short story    
photo of Arthur Bradford

  Roslyn's Dog

Down the street from me, in a little wood-framed chicken-wire pen lived Roslyn's dog. She was a short-haired mutt with wild eyes and a hyperactive demeanor, which led her to pace back and forth within the small confines of her dirt-lined cage. I passed by Roslyn's dog almost every day as I walked from my house into town. Roslyn had warned me on several occasions not to stick my hand inside that dog's pen.

"She's territorial " explained Roslyn.

"Oh I understand," I said.

But of course this sort of information only served to pique my interest. One evening on my way home I knelt down beside the cage and looked closely at the face of Roslyn's dog. The dog stared back at me in a lonely sort of way and soon I found myself talking to her.

"Hello " I said. "How are you?"

Obviously the dog didn't reply but her passive reaction was enough to make me think that I was welcome there. It occurred to me then that maybe Roslyn's dog had been mistreated in the past and all she needed now was a little warmth and affection. I stuck my fingers through the holes in the chicken wire and was pleased when the little hound licked at them in a friendly way. I reached through with my other hand and patted her soft fur.

"You're a nice dog," I told her.

"Let me out," I heard the dog say.

"What?" I asked her.

Roslyn's dog stared back at me blankly.

"What did you say?" I asked her again.

The dog ran her tongue across her nose and pawed at the dirt front of her.

"Did you just speak to me?" I asked.

But there was no answer from Roslyn's dog. She just looked back at me with a sort of sympathetic confusion.

Well, I thought to myself, maybe it's a good idea.

That cage seemed like a rough place to be locked up all the time and I figured a short supervised recess might be in order. I would return the dog to the cage in just a few minutes.

So I undid the wooden latch and let the dog out. At my urging, she crept forward slowly and peered around at the outside world. Then she walked up to me and sank her teeth deep into my leg.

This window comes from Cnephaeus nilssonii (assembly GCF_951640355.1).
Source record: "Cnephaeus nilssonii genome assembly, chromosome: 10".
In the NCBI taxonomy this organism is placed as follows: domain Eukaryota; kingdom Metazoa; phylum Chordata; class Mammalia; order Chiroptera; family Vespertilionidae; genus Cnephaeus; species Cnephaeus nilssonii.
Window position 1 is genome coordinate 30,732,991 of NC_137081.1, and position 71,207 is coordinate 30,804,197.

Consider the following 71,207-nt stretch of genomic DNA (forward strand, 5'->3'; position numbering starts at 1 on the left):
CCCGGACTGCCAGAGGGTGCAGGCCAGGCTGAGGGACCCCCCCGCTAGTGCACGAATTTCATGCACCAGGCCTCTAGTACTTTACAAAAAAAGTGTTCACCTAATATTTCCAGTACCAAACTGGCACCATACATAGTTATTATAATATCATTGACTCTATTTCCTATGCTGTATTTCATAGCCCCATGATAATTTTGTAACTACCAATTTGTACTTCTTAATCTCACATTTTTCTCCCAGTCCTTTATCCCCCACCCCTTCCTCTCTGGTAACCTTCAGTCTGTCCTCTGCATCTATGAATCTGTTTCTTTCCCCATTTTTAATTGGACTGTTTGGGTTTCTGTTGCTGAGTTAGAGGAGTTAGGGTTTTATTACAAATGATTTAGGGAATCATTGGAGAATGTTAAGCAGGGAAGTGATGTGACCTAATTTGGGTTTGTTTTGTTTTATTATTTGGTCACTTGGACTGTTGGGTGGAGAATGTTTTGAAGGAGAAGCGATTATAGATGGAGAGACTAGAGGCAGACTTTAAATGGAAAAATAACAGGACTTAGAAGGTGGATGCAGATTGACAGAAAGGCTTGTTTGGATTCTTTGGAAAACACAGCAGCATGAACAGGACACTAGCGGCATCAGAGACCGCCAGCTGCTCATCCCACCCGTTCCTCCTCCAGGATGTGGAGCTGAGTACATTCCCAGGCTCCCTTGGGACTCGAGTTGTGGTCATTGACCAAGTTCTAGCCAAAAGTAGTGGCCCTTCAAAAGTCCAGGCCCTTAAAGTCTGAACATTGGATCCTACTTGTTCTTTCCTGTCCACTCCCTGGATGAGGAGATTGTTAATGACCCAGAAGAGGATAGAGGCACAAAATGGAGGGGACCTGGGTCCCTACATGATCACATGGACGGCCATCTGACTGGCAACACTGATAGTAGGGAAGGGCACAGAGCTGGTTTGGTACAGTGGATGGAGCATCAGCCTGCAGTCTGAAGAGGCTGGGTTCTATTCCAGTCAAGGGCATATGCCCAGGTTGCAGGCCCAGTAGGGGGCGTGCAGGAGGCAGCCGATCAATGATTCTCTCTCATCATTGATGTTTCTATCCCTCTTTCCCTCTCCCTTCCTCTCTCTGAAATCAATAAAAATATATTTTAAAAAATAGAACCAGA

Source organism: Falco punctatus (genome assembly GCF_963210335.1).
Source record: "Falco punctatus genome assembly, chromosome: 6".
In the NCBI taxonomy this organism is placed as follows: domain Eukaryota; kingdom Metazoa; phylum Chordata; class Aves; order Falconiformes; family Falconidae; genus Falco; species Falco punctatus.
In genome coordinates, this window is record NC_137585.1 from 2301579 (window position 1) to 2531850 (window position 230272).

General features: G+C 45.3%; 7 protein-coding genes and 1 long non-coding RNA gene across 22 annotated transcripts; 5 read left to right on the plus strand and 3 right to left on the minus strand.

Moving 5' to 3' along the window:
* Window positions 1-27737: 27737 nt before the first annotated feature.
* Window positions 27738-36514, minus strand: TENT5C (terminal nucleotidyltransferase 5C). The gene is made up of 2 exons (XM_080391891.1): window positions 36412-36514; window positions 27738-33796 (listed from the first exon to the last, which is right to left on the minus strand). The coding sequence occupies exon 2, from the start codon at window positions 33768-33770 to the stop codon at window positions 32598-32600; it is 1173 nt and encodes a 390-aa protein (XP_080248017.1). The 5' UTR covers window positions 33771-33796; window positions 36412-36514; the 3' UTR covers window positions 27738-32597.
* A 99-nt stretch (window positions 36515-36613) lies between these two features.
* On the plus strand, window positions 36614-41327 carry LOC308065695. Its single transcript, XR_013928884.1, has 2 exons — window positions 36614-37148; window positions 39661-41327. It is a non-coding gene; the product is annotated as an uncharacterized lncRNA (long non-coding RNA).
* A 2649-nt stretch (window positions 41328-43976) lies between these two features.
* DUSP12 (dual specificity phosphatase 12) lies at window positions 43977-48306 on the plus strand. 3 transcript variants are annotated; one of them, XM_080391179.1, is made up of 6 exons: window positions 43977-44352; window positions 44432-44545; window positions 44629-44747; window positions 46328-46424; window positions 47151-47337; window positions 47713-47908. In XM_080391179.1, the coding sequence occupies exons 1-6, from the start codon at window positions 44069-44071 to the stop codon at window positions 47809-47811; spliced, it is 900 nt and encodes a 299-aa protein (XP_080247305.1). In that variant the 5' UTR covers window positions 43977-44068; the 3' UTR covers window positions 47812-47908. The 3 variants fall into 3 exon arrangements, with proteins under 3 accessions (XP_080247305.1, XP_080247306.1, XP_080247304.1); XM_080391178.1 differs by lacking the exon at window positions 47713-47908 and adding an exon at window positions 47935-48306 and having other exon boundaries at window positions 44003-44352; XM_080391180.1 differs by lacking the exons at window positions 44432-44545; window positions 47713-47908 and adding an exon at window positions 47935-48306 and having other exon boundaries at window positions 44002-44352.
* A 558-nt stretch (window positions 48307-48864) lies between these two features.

"Hey!" I yelled.

The little mutt let go of me and ran away. I was shocked, and in no small amount of pain, so I didn't chase after her. I went home and washed out the wound Roslyn's dog had made. There were four small holes, teeth marks, two in my shin and two in the back of my calf. What an ungrateful dog, I thought.

I went back over to Roslyn's house and told her that I had let her dog out by mistake.

"Oh, you shouldn't have done that," said Roslyn.

"I know that now," I said.

We walked the streets for several hours calling out for the dog but it seemed to be a lost cause. She was nowhere to be found. I offered to buy Roslyn a new dog but she said that was okay, there were many more like her at the pound.

"Good night, Roslyn," I finally said.

"See you later," she said to me.

That night, as I lay in bed, I had vivid dreams about Roslyn's dog. She was dressed up in human clothing and walking about on her two hind legs. Sometimes she was wearing simple work clothes, and other times she would be dressed elegantly, in long-flowing formal gowns, as if she were attending a ball. In my dream, the dog wouldn't pay attention to me, even though I kept calling out to her. When at last she did look my way, I gazed right into her dog eyes and that's when I woke up.

It was late in the day and my hurt leg was tingling and a little numb. I stepped out of bed and was very surprised at what I saw now. There was a patch of hair growing on my leg, right where I had been bitten. When I say hair I don't mean simple leg hair, as is commonly found on human beings. I mean fur, like the kind you find on animals. It was thick, and soft, and brown.

I went into the bathroom and took a shower. I found my razor and shaved the fur off my lower leg. It took me a while because the hair was so thick that it clogged up the blades.

"I'd better see a doctor about this," I said to myself.